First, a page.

Does anything bring together the workplace like the office pool during March Madness? The annual rite of the Sweet 16, Elite Eight and Final Four has a unique way of giving the American workplace a collective pastime as colleagues compete to fill out the most accurate bracket for the NCAA Men's Basketball tournament. Indeed, a survey conducted by MSN found that 86 percent of all American workers will devote at least some time during their work hours to the games. (The FBI estimates that Americans illegally bet $2.5 billion on the tournament each year.)
The yearly tradition is largely confined to the virtual water cooler, however, as workers do their best to hide from the boss. But the reality of the new digital workplace, characterized by a remote and flexible environment, means bosses should be less concerned by a little "bracketology," leading observers say.
"The line between work life and home is less clear now," said John Challenger, the CEO of the employment services firm Challenger, Gray & Christmas, in an interview with AOL Jobs. "Now we measure people on performance and not on hours. If attention is diverted, it doesn't matter if the quality holds up. So it should work both ways for the employer if the worker has to take work home."
Challenger's firm, however, just completed a study that appears to tell a very different story. The firm predicts "that employers will end up paying distracted workers about $175 million over the first two full days of the tournament." That statistic was based on three obviously relevant figures: 2.5 million unique visitors per day visiting websites related to the tournament, each spending an average of 90 minutes watching games, and the average private-sector salary of $23.29 per hour.
And yet, Challenger's firm goes on to describe an apparent contradiction in its release. "March Madness will not even register a blip on the nation's economic radar and even the smallest company will survive the month without any impact on their bottom line." Indeed, the calculation was a "tongue-in-cheek" attempt to empirically demonstrate the flexibility of the modern workplace, Challenger told AOL Jobs; if there's no real impact on the economy, then does any of this bracketology really cut into productivity? "A boss shouldn't necessarily care if an employee is watching the game during work hours," he explained to AOL Jobs.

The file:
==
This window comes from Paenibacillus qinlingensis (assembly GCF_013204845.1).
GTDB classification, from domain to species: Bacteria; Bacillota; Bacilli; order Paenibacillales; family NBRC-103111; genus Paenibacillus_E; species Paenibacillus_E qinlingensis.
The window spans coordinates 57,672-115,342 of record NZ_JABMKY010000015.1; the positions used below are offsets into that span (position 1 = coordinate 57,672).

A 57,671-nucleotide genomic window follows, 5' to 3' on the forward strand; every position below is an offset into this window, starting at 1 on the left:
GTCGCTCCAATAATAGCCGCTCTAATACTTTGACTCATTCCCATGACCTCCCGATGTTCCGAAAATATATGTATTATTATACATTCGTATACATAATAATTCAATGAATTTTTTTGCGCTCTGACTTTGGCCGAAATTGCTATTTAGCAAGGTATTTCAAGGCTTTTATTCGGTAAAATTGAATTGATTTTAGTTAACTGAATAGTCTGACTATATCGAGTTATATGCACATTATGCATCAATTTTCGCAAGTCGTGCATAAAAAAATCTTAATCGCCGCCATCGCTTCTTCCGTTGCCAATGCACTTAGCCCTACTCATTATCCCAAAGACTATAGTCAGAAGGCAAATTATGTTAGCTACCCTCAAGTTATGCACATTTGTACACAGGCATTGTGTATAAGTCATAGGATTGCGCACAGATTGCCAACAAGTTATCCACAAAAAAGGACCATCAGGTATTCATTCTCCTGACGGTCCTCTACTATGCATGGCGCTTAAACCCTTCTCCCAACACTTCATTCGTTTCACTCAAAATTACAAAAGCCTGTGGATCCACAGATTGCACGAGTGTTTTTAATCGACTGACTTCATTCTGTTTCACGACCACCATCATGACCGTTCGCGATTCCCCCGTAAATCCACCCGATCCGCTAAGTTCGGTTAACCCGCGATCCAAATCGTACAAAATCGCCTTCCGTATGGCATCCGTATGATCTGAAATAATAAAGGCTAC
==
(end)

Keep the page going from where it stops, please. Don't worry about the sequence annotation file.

But the boss might even hope for more than just merely breaking even during March Madness. The nascent field of sports-fan psychology holds that there's more to gain than lose by being a spectator. "We have found that self-esteem does go up and down if your team wins and loses, depending on how closely allied you are," Edward Hirt, a psychology professor at Indiana University, Bloomington, told AOL Jobs. "But while sports fans tend to claim credit for a team's success, saying 'we won' to describe a victory, they tend to distance themselves from a team's failure, saying 'they lost' when describing a defeat."
The sports fan's ability to more closely identify with the team during the good times is only amplified during a competition like the NCAA tournament. With 64 teams in the field, the fan can hitch his wagon to numerous stars, and easily stick it out with the one that proves to be a winner. "For many sports fans, this is the best time of the year," Hirt says. "The brackets' inclusiveness as the thing that everyone can talk about makes it even more appealing, given the rise of a less permanent staff -- as people work remotely and more often on a part-time basis."
And a big emotional payoff from celebrating a sports victory has long been a central tenet of the field. One study that shows that dynamic, conducted by Hirt himself in the 1990s, found that both men and women are more optimistic about their sex appeal after a favored team's victory, according to The New York Times. The confidence also carried over to more cerebral activities, such as the ability to perform in word games and the kind of challenges that might come up at work.
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